The Girl in the Road
Ten Years Ago
Alison gripped the steering wheel tightly, her wedding band pinching her skin as it caught on the leather. A stream of headlights briefly illuminated the beaded droplets hitting the windscreen and the view beyond was momentarily distorted before a squeal of wiper blades cleared the glass.
Heavy clouds curtained the sky, casting the world into dismal tones of blue and grey. The traffic trundled along at a painfully slow rate and the glaring red of brake lights intermittently punctuated the gloom. Alison leant her cheek against the window to see how far she was from the turning.
She ignored the noise and squinted in an attempt to improve her vision.
She gritted her teeth in concentration and slowed to a halt as the car in front of her stopped dead.
“Oliver, that’s enough,” she said, resting a hand firmly on her son’s knee as his dirty wellington boot kicked out towards the glove compartment once more.
He grinned and she raised an eyebrow at him before releasing his leg.
Alison turned her attention back to the road, digging her nails into the soft material of the steering wheel. Sirens cut through the monotonous hum of idling engines and flashing red and blue lights caught her eye in the rear-view mirror.
A fire engine blared its horn as it passed on their left and Oliver sat bolt upright in his seat, watching it go by. An ambulance followed it closely and stopped a few hundred feet up ahead of them.
Alison edged forward as the traffic began to move once more. She spotted the turning and keenly pressed her foot down on the accelerator.
The car in front swerved onto the other side of the road, revealing a chaotic scene beyond it. An overturned vehicle lay in the middle of the tarmac surrounded by the emergency services. A police officer was guiding the traffic around the devastation.
“What happened to that car Mummy?” Oliver asked quietly.
“Someone’s had an accident,” Alison said softly, catching a glimpse of a man on a stretcher.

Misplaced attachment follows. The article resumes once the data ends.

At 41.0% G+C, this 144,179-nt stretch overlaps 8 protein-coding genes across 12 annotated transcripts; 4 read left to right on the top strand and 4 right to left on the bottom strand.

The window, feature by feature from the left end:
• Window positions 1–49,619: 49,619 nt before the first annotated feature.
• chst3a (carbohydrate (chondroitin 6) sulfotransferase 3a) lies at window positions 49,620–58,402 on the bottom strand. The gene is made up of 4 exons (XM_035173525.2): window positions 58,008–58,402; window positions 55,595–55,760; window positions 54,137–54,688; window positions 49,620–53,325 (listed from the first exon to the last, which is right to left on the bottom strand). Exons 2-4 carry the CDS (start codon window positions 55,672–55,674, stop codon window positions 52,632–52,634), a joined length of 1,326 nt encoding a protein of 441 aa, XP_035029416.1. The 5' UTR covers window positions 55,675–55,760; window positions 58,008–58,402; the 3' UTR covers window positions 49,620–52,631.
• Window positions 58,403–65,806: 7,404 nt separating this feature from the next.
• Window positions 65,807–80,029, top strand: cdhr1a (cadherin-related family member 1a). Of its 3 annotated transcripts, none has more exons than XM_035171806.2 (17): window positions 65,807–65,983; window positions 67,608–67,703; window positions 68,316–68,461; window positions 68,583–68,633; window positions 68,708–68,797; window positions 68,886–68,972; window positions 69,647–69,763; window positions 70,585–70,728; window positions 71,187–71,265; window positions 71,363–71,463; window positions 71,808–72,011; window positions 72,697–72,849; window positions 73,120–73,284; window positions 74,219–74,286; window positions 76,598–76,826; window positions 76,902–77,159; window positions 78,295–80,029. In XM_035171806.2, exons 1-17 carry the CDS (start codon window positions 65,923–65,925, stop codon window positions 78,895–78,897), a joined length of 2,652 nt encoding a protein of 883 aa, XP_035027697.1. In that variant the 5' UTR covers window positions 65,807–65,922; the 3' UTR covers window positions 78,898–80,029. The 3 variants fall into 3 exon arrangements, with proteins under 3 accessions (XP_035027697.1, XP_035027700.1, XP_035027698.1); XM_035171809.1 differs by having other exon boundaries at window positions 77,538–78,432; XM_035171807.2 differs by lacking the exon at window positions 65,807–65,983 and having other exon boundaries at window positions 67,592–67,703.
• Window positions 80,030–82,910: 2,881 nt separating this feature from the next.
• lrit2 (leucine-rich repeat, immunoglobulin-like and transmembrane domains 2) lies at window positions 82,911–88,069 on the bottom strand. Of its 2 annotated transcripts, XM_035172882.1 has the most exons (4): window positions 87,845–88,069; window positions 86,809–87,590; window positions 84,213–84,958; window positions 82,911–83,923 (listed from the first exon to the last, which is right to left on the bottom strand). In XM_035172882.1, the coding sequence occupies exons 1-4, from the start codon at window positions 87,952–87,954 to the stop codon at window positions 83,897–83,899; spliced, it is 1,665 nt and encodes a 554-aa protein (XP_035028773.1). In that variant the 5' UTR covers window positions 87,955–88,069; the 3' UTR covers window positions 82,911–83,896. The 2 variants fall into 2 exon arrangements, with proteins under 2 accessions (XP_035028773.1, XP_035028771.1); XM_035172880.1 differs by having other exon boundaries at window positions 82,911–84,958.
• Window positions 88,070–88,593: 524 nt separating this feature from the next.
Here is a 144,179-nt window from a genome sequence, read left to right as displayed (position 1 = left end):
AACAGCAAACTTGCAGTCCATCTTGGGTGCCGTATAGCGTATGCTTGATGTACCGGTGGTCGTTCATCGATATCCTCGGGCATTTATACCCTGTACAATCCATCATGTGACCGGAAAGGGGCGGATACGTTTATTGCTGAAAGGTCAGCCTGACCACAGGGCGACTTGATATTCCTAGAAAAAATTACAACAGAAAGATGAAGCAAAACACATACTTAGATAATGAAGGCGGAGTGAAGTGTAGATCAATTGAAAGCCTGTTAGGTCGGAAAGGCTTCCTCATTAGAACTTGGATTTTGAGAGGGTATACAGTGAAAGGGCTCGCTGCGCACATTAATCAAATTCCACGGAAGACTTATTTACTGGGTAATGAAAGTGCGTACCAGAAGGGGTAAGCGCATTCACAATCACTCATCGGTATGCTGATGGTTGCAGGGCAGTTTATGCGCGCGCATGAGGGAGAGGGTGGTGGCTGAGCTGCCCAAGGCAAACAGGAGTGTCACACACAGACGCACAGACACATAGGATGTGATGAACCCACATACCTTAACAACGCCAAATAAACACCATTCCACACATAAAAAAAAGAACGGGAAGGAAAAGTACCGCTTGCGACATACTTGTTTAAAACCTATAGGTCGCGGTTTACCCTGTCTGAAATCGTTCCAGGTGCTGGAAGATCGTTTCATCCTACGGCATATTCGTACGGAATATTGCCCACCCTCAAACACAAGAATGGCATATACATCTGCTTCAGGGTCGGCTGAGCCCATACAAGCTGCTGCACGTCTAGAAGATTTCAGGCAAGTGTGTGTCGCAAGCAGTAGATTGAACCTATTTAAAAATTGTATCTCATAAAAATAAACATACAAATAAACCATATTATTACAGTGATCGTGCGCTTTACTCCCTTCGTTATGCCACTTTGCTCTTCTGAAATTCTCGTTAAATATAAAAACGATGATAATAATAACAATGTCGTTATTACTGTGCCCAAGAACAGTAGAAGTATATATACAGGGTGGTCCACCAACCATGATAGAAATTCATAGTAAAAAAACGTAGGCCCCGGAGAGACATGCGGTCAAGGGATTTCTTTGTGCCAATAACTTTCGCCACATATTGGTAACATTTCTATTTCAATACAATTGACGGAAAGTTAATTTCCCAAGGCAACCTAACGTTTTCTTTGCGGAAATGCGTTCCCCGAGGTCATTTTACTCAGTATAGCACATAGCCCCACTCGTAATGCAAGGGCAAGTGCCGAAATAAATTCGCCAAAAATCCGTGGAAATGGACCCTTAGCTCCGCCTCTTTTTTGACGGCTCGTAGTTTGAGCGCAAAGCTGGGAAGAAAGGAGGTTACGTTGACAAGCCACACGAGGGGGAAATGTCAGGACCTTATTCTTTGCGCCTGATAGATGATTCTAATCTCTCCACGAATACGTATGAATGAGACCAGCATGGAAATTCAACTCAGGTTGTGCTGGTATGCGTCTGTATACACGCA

A sick feeling stirred inside her stomach as she indicated and quickly turned the car down a narrow lane.
Trees crowded over the road, casting the lane in darkness so she flicked on the headlights to banish the shadows. They drifted along the winding lane until the sound of sirens faded into the distance and they left the main road far behind.
The rain suddenly gave way to a heavy fog and Alison braked, causing the wheels to skid on the mess of dead leaves that littered the ground.
Her heart fluttered and she took a shaky breath to calm herself.
“You okay?” she asked, glancing at Oliver but he was distracted by something ahead of them.
“There’s someone out there,” he whispered, leaning forward in his seat and narrowing his eyes.
Alison snapped her head back to face the front. She watched as the fog lifted, revealing a solitary figure beneath the bowing trees that encaged the road. The woodland swayed and leaned from a blustery wind but the person remained perfectly still, watching, waiting.
“Who’d be out in this weather?” she mumbled as she manoeuvred the car away from the roadside to give them a wide berth.
The mist descended once more so that a swirling cloud of white swallowed the road and the figure disappeared behind it.
“I think he’s waiting for us,” Oliver said in a quiet voice.
Alison went to respond but was silenced by a flash of purple light. It radiated throughout the mist, momentarily illuminating the curling tendrils of the fog as they moved across the road.
She slowed the car to a halt with a low squeal of the brakes, thumbing her wedding ring instinctively. She swallowed in an attempt to dislodge the lump that had risen in her throat.
“Mum, what is it?” Oliver asked in a hushed voice, a look of fright registering in his eyes.
Alison worried at her bottom lip with her teeth and didn’t answer.
“Perhaps we should go back,” she whispered after a moment, not removing her eyes from the road.
Just as she pressed her foot to the clutch, the fog swirled and the figure emerged. The man strode toward them; he was tall, dark and shrouded by shadow. The headlights cast an eerie glow in the mist around him but his face remained obscured beneath a hood. He raised his hands towards the car and purple fire ignited within his palms, flaring at them threateningly.